I am not a mental health professional, and in this case, I am also not a relationship expert. I write according to my own experience and share it because I feel it can be helpful. It’s helpful for me to get it off my chest, and might help others to know that someone else out there is going through something similar. As always if you are having serious struggles mentally, or with your partner, I highly recommend seeking help from someone more able to give it than I.
I don’t know if my husband will be comfortable with me putting this out publicly, so it may never go beyond a word document. That being said right now it’s on my mind, and I need to get it out. I hope to share someday, but we will see.
Being in a relationship where both people have mental health issues is hard. It’s a damn struggle. The problem is no matter how on top of things you think you are at some point you will both hit a rough patch at the same time and it can be a drain on the relationship.
When you are together long enough and build a strong enough relationship, you start to depend on each other. My husband is a great help for me. When I am in my lows he is reassuring, he is comforting, he doesn’t judge me, and I often joke that he is something of a security blanket. Without him, in my lows (and even my more leveled out times) I wouldn’t ever leave the house. When I am going through mania, he helps to reel me back in. He tells me when I am being reactionary, rude, and hateful. He stops me from not going mad and spending all our money, or shaving off all my hair, or other things in that vein. He is also there when my mania inevitably gives way to something darker.
He is also there for me on a day to day basis. He is my main editor. He is, as I lovingly say, my Twitch channel producer. He encourages me, drives me, assures me. He is my rock, my best friend, and more often than not the best thing in my life.
I hope that I am something good for him as well.
Depending on my husband is not always a good thing. When we both have our lows at the same time, it can turn bad quickly. It pressures one or both of us to hide symptoms. It leaves us feeling like our major rock is not completely available because we don’t want to put too much pressure on one another. We can spiral together or close off from one another.
It’s a struggle.
It’s a struggle that is worth it, but a struggle none the less.
I would caution people with mental illness when entering a relationship with others with their own issues. In some cases, I would even say “don’t.” I know people that would not be capable of maintaining a healthy relationship with a partner that had mental health problems. As much as it pains me to admit this openly, I have family that struggled (and still struggles) to deal with me because of our shared mental health problems. I think it’s something you truly need to consider when looking for someone to share your life with.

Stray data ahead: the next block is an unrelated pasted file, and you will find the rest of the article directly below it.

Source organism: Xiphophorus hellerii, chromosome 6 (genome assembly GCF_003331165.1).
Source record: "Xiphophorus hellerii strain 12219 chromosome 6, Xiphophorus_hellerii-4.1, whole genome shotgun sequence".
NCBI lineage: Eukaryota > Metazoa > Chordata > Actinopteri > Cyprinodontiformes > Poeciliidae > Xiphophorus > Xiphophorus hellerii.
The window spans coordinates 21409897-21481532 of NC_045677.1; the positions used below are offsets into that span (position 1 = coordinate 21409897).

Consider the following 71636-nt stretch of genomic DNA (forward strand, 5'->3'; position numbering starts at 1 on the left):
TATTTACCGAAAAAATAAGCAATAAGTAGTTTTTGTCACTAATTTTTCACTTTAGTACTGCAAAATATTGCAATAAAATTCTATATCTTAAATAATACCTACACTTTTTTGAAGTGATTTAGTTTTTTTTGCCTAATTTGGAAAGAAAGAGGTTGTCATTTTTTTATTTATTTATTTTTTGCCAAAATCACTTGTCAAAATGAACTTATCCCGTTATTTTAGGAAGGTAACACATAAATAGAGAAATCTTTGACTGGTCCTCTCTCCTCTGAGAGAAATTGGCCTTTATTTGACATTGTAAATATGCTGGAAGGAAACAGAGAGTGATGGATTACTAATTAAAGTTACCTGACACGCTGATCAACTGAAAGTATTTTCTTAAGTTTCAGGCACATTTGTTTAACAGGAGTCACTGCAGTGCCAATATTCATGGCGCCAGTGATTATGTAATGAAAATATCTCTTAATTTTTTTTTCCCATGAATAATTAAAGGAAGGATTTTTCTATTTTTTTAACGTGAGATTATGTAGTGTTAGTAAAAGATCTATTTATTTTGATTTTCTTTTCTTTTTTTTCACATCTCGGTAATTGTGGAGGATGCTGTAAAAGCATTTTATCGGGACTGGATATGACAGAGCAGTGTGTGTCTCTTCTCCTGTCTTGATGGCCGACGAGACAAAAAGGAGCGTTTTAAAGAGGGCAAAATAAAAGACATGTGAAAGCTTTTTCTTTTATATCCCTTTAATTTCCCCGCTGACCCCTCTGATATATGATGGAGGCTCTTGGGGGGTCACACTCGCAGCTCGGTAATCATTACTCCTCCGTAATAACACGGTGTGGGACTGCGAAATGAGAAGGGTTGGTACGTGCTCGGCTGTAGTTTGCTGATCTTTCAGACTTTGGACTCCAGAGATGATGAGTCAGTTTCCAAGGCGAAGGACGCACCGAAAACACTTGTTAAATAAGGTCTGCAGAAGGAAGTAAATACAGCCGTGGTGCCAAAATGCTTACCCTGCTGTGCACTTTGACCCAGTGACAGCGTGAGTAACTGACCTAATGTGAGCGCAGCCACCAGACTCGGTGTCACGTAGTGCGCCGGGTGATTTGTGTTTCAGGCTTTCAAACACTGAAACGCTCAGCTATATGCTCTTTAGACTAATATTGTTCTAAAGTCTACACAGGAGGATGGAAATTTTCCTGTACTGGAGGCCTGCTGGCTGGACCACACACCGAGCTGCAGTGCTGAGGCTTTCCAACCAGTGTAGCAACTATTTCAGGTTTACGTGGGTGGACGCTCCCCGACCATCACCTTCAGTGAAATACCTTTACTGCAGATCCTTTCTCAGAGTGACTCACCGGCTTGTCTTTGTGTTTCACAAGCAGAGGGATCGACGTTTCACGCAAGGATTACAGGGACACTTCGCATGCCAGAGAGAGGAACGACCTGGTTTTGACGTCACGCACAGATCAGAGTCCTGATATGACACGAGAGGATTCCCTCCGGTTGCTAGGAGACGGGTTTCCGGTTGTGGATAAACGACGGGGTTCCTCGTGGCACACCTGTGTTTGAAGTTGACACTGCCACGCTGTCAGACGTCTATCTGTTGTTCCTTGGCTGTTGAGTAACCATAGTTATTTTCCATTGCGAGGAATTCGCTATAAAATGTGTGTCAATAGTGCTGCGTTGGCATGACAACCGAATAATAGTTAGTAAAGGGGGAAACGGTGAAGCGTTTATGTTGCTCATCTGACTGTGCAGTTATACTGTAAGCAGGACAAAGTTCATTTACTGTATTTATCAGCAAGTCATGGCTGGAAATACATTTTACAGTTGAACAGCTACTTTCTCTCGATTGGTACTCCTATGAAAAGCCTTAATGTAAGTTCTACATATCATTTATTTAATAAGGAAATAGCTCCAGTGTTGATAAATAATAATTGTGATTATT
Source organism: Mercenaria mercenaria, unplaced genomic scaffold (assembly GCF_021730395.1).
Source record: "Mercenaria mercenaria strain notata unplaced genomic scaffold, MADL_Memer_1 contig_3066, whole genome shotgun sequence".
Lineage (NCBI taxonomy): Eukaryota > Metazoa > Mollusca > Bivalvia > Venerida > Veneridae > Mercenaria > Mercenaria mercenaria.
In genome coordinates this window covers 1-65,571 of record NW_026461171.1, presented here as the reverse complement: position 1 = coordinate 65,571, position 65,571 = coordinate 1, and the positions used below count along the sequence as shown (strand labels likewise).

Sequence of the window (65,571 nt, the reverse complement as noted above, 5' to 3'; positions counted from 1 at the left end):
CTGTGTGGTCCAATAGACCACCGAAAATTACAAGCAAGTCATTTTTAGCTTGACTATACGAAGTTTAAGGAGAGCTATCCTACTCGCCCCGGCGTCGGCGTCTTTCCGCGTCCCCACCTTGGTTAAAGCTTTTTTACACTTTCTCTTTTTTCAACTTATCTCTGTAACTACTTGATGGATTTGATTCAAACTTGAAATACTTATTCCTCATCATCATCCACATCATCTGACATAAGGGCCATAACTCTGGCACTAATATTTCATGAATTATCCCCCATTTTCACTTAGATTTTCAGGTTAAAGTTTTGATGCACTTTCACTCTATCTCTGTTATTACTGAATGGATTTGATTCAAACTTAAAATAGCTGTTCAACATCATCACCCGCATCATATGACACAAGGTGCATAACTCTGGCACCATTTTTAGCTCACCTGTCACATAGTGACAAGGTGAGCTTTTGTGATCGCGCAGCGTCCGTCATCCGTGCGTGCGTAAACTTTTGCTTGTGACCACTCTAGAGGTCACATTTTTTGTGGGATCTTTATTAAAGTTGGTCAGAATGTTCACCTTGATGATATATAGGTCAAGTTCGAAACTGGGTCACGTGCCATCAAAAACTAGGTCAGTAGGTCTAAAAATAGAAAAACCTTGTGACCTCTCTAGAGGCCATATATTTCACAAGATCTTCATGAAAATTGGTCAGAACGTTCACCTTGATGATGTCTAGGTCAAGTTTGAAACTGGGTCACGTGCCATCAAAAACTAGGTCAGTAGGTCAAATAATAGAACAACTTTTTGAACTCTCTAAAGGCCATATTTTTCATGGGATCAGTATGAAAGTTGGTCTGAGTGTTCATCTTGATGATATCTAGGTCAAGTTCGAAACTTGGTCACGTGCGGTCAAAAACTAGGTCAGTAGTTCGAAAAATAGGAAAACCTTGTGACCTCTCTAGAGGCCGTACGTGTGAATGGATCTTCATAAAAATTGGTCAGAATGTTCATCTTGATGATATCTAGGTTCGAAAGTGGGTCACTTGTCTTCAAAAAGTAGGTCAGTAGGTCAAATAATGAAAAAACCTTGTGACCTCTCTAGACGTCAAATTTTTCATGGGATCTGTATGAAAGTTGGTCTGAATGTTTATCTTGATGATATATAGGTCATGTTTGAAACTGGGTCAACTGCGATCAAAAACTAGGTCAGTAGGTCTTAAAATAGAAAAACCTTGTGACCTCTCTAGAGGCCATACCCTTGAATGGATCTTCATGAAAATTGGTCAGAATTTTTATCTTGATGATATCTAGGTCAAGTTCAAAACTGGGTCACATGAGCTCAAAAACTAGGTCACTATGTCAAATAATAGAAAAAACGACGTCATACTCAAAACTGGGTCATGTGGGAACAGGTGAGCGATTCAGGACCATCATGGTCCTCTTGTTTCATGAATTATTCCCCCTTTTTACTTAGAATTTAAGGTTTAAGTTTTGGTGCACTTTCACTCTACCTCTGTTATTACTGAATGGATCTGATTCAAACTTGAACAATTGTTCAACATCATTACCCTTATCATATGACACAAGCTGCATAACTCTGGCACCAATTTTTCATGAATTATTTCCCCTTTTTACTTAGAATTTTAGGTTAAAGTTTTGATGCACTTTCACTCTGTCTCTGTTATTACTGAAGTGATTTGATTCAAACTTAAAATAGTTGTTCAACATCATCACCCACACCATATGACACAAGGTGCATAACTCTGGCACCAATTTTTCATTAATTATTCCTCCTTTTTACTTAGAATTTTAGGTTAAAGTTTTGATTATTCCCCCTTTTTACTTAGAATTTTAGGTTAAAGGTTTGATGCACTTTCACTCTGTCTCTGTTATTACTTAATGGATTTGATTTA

There are benefits as well. Ben understands me better than most people in my life. When I am struggling, he can listen to me, and understand what I am going through. Even if he doesn’t understand it completely, he certainly gets closer than many others.
But there is a clear need to make sure to work through these issues not only for yourself but with each other. Learning how to offer support even as both of you are in a dark place. Learning how to care not only for yourself but for each other. Learning how to lean on each other, but not so much that you risk either or both breaking. And learning that you can always come to one another, that you don’t have to shut down or hide symptoms.
I am so grateful to have Ben, even with the difficulties. I worry about what my problems do to him and to us. I worry about whether or not I am supportive enough for him. I worry about if I make his issues worse. But I don’t want to quit or give up. I want to be healthier for him, and I want to continue to learn and fight with him. Learn to be better together and learn to help each other through our struggles mentally and emotionally.
All couples have problems; all couples have challenges to overcome. Couples with shared mental health problems need to be aware of theirs and work through them constantly and together.